This strategy is not only resourceful but fun for your customers. There is some extra work involved, considering you must print some quick instructions and educational information on the packaging, but overall that makes for a much more eco-friendly experience.

We also like plantable packaging for smaller items that usually come in plastic or paper bags or containers. Think jewelry, cosmetics, and small toys.

Look Into Edible Packaging, Especially When Selling Food and Drink

Edible packaging isn't nearly as popular as the plant-based or compostable options, but it's a worthy packaging solution for those companies already shipping food-based products. In short, the packaging is safe to eat and can often be thrown into a recipe, like a seasoning, cracker, or broth base.

Consider Plant-based Packaging Items

Similar to biodegradable packaging, a plant-based option takes food waste like mushrooms and corn and kelp to manufacture durable boxes and other packaging containers, all of which can then be either recycled or composted.

Plant-based packaging continues its surge in popularity, but it's worth noting that some plant-based materials aren't quite as sturdy as others. If you ship heavier items, you may want to look into the more durable plant-based packaging materials, usually made from mushroom packaging or cornstarch.

Again, make sure you order and test a few batches to see how the packaging holds up when sent from your warehouse to the customer's door.

Look Into Recycled Materials for Packaging

Recyclable is one thing, but you also need to think about where the materials came from in the first place.

Several materials are commonly recycled and used in packaging. Some of them include corrugated paperboard cardboard boxes and recyclable plastics. These items are recycled and turned into compostable mailers or boxes, making for a suitable option when looking to extend the lifespan of the materials used.

Having said that, recycled materials tend to lose their effectiveness after being recycled a few times. That removes them from the closed-loop recycling system, so we often find that compostable and plant-based packaging has a stronger effect on the environment – since you can keep recycling and reusing those.

Educate Your Customers on Sustainability

The final strategy requires communications with your customers. It's a wonderful idea to start sending out products in sustainable packaging, but what if your customers have no idea how to recycle or reuse the packaging?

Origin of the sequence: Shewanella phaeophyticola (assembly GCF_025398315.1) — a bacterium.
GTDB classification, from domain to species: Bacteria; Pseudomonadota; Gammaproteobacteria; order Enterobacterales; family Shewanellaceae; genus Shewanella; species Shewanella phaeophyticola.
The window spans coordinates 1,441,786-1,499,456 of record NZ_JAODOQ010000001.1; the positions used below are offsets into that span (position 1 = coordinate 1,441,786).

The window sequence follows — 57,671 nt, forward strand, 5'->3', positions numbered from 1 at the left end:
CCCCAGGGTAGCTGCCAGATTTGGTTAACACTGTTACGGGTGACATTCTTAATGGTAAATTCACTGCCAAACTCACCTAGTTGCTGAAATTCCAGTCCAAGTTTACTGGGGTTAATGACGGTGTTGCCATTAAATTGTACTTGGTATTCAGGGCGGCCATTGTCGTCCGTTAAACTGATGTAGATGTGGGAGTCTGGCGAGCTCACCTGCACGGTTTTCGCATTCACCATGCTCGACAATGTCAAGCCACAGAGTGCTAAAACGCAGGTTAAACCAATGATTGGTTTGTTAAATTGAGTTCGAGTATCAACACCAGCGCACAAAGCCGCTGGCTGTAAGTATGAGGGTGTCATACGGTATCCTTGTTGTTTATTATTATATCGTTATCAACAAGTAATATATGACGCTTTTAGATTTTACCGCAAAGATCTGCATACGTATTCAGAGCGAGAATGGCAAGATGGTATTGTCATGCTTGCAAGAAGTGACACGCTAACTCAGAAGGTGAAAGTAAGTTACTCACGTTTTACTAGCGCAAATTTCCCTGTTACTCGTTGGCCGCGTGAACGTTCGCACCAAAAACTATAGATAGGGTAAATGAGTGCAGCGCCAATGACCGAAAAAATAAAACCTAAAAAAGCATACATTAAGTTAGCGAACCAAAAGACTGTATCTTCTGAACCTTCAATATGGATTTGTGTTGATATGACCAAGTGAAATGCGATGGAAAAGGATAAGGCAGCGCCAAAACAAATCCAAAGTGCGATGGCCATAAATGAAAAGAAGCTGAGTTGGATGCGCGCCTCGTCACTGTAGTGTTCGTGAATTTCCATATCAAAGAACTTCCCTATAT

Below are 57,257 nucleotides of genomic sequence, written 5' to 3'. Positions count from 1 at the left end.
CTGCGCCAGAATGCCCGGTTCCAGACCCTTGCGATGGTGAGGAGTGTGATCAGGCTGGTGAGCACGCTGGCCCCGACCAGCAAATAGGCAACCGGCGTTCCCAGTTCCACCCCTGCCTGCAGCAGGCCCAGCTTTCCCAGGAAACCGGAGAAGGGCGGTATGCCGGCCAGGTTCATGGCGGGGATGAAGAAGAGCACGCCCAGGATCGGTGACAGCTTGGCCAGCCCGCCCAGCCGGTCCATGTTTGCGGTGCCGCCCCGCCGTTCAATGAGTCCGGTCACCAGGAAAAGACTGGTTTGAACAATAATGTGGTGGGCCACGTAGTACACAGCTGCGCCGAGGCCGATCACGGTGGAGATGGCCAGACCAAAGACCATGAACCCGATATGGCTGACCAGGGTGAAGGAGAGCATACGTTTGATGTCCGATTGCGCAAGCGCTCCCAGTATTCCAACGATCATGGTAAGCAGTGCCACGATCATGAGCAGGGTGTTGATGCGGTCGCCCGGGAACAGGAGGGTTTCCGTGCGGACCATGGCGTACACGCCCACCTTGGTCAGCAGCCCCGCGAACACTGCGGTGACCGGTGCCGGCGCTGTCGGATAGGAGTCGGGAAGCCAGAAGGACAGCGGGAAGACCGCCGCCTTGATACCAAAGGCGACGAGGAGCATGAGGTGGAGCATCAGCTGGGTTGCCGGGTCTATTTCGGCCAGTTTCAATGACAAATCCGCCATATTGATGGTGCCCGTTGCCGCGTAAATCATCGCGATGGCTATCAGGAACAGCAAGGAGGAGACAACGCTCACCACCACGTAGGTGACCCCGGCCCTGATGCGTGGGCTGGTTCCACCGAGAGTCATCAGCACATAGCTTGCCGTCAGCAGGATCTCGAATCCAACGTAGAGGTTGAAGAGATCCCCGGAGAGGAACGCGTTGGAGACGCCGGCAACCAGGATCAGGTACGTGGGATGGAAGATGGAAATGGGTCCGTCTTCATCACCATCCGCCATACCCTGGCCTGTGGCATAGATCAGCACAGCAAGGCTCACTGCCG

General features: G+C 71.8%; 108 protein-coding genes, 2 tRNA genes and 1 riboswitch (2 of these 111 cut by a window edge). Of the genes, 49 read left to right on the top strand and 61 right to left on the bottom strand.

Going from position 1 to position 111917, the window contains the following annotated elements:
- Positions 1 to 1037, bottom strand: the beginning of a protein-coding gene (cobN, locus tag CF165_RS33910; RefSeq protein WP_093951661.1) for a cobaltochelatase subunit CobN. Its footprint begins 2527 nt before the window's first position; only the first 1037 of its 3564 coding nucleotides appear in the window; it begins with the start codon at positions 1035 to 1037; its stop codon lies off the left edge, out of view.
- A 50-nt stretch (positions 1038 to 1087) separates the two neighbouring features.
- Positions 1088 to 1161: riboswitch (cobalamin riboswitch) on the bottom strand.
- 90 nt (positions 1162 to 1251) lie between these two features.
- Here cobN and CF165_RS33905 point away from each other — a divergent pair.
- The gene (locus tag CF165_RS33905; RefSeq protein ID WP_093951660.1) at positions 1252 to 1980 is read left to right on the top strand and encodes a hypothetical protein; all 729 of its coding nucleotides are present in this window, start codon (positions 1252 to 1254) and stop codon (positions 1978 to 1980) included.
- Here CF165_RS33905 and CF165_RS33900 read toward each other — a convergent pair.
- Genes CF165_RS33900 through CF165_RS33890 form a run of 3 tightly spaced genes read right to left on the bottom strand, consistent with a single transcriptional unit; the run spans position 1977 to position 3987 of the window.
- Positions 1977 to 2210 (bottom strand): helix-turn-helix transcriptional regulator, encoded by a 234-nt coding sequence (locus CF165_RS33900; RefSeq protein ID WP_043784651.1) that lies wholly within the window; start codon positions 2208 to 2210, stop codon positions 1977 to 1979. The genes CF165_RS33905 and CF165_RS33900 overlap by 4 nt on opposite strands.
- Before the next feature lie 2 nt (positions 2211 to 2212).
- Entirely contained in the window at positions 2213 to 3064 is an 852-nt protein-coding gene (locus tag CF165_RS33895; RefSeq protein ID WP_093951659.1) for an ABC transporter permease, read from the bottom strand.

Take plantable packaging, for instance. Let's say your paper inserts are biodegradable with flower seeds embedded in the paper. The average person may look at the paper and think that it's just like any other insert. Your job is to include a bit of marketing text on the paper to demonstrate how it can be used for something else.

The educational materials serve two purposes: helping the world by getting more people to reuse or recycle the materials, and boosting your brand image by explaining to people that you've committed to a more sustainable packaging strategy.

Get Started on Your Sustainable Shipping and Packaging Journey

As a summary, follow these steps to get a headstart on embracing sustainable packaging, making a difference in the world, and appealing to eco-conscience customers:

  1. Understand the benefits of offering sustainable packaging, from the money-saving advantages to the environmental benefits.
  2. Avoid making the transition too quickly.
  3. Test out packaging samples prior to committing to a supplier.
  4. Change your product pricing to allow for more sustainable packaging.
  5. Order small batches of sustainable shipping items so as not to overwhelm your workers.
  6. Announce the changes to your customers. This helps educate them and bring in more customers who align with your cause.
  7. Understand the barriers to using sustainable packages.
  8. Look into eco-friendly shippers and manufacturers.
  9. Remove unnecessary packaging materials.
  10. Ship in smaller packages.
  11. Think about using biodegradable or compostable packaging materials.
  12. Check out plantable packaging materials.
  13. Consider edible packaging, but make sure it's strong enough to hold and protect your products.
  14. Think about starting with recycled materials, but remember this often isn't as eco-friendly as some of the other options.
  15. Continue educating your customers on sustainability and how they can reuse your packaging when it gets to their door.

Let us know in the comment section below if you have any questions about the transition to sustainable packaging and making your entire shipping process more eco-friendly. Also share your thoughts if you've already started your journey.

Featured image via Depositphotos

Joe Warnimont

Joe Warnimont is a Chicago-based writer who focuses on eCommerce tools, WordPress, and social media. When not fishing or practicing yoga, he's collecting stamps at national parks (even though that's mainly for children). Check out Joe's portfolio to contact him and view past work.